Titus Kaphar Photo: Gaelle Beri, courtesy of First Book
Raised in Manhattan by his father, an attorney, and artist mother, Titus Kaphar didn’t begin writing until he was in his early 20s. He hadn’t found his tribe yet, he said. “I was a good kid, I didn’t make any h-o-s—,” he joked, “but it wasn’t, you know, I really loved writing. I don’t know. I just got addicted to it and I got enough experiences to write on my own.”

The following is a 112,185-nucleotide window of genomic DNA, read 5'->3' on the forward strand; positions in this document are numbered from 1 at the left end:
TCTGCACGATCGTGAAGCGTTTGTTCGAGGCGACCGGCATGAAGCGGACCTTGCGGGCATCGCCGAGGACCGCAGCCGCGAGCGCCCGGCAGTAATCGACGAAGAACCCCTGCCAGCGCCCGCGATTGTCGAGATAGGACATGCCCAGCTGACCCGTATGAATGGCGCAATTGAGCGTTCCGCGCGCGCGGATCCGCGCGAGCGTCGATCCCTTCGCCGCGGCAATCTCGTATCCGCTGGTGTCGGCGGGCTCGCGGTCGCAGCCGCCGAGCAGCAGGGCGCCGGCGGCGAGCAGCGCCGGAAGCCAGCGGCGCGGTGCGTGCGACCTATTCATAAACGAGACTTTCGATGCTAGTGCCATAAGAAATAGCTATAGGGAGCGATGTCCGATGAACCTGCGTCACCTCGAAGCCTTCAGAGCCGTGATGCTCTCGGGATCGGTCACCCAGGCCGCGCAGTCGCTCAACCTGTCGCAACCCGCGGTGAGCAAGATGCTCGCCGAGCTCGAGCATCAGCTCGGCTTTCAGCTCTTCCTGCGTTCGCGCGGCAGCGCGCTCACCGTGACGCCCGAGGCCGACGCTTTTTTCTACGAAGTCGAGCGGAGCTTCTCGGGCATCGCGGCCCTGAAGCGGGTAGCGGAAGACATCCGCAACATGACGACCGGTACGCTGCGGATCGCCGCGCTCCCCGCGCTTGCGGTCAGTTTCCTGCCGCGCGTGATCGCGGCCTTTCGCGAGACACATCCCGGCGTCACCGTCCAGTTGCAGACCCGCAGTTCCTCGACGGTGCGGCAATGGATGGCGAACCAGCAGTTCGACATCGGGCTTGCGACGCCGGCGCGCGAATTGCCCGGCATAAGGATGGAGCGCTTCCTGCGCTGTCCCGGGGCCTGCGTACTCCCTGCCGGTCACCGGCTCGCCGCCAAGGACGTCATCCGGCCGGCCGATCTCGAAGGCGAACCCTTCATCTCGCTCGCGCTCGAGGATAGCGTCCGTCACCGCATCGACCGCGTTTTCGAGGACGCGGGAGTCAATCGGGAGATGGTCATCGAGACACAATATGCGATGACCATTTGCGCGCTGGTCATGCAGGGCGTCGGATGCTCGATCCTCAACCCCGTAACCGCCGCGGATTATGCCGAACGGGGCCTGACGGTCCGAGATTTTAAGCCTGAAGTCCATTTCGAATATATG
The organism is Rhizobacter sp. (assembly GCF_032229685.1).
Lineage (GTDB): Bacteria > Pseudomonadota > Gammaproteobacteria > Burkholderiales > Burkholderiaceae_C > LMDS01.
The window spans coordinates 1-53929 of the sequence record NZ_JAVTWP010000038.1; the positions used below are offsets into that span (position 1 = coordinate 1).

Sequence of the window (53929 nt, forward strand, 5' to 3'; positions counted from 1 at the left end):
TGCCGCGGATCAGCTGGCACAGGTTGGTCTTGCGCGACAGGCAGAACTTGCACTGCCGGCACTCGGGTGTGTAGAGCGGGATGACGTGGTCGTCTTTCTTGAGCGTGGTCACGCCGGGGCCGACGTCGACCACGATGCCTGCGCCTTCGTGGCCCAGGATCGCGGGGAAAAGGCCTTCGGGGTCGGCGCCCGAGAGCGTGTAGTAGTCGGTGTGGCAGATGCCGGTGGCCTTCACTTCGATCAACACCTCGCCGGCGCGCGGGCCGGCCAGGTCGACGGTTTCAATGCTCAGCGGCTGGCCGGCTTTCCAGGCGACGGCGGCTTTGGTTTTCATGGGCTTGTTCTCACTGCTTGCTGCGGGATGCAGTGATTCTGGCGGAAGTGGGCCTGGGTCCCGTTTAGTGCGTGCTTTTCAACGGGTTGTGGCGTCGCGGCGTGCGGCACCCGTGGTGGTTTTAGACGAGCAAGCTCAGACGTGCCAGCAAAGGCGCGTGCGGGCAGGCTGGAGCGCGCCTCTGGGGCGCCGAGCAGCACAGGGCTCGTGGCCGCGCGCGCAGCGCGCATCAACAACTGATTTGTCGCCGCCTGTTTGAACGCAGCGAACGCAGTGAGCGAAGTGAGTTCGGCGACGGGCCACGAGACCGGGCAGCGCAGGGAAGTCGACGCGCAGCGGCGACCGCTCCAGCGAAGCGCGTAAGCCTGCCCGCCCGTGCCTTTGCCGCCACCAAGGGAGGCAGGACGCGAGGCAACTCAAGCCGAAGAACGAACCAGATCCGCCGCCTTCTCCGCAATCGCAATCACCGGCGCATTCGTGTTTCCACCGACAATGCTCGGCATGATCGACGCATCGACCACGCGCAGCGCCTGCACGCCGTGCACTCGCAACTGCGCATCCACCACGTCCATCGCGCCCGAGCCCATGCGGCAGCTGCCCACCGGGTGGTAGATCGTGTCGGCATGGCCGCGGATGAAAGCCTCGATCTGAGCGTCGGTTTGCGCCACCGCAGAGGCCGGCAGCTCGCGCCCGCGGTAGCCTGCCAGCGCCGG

Titus began to gain notice in the fine-art world with his 2010 work “Stuffed Winter Squares,” presented in a group show at the Gagosian Gallery in New York. He went on to become a featured artist at the Design Miami show and in 2014, “A Capella,” his dialogue-laced series of sculptural pieces about language, became the solo artist featured in the Avery Fisher Hall arts series at the Metropolitan Museum of Art. This year, he was named one of the top 30 emerging artists in America by ArtReview. Now, he has turned his attention toward his most poignant work yet.
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